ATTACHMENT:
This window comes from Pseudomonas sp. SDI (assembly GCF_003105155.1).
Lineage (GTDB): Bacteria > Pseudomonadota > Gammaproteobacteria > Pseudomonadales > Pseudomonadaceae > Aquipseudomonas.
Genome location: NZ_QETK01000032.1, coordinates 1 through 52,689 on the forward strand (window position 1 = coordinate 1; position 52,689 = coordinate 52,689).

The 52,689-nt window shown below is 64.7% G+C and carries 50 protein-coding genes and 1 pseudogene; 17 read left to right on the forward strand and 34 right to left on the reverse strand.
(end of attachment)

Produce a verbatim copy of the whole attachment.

This window comes from Pseudomonas sp. SDI (assembly GCF_003105155.1).
Lineage (GTDB): Bacteria > Pseudomonadota > Gammaproteobacteria > Pseudomonadales > Pseudomonadaceae > Aquipseudomonas.
Genome location: NZ_QETK01000032.1, coordinates 1 through 52,689 on the forward strand (window position 1 = coordinate 1; position 52,689 = coordinate 52,689).

The 52,689-nt window shown below is 64.7% G+C and carries 50 protein-coding genes and 1 pseudogene; 17 read left to right on the forward strand and 34 right to left on the reverse strand.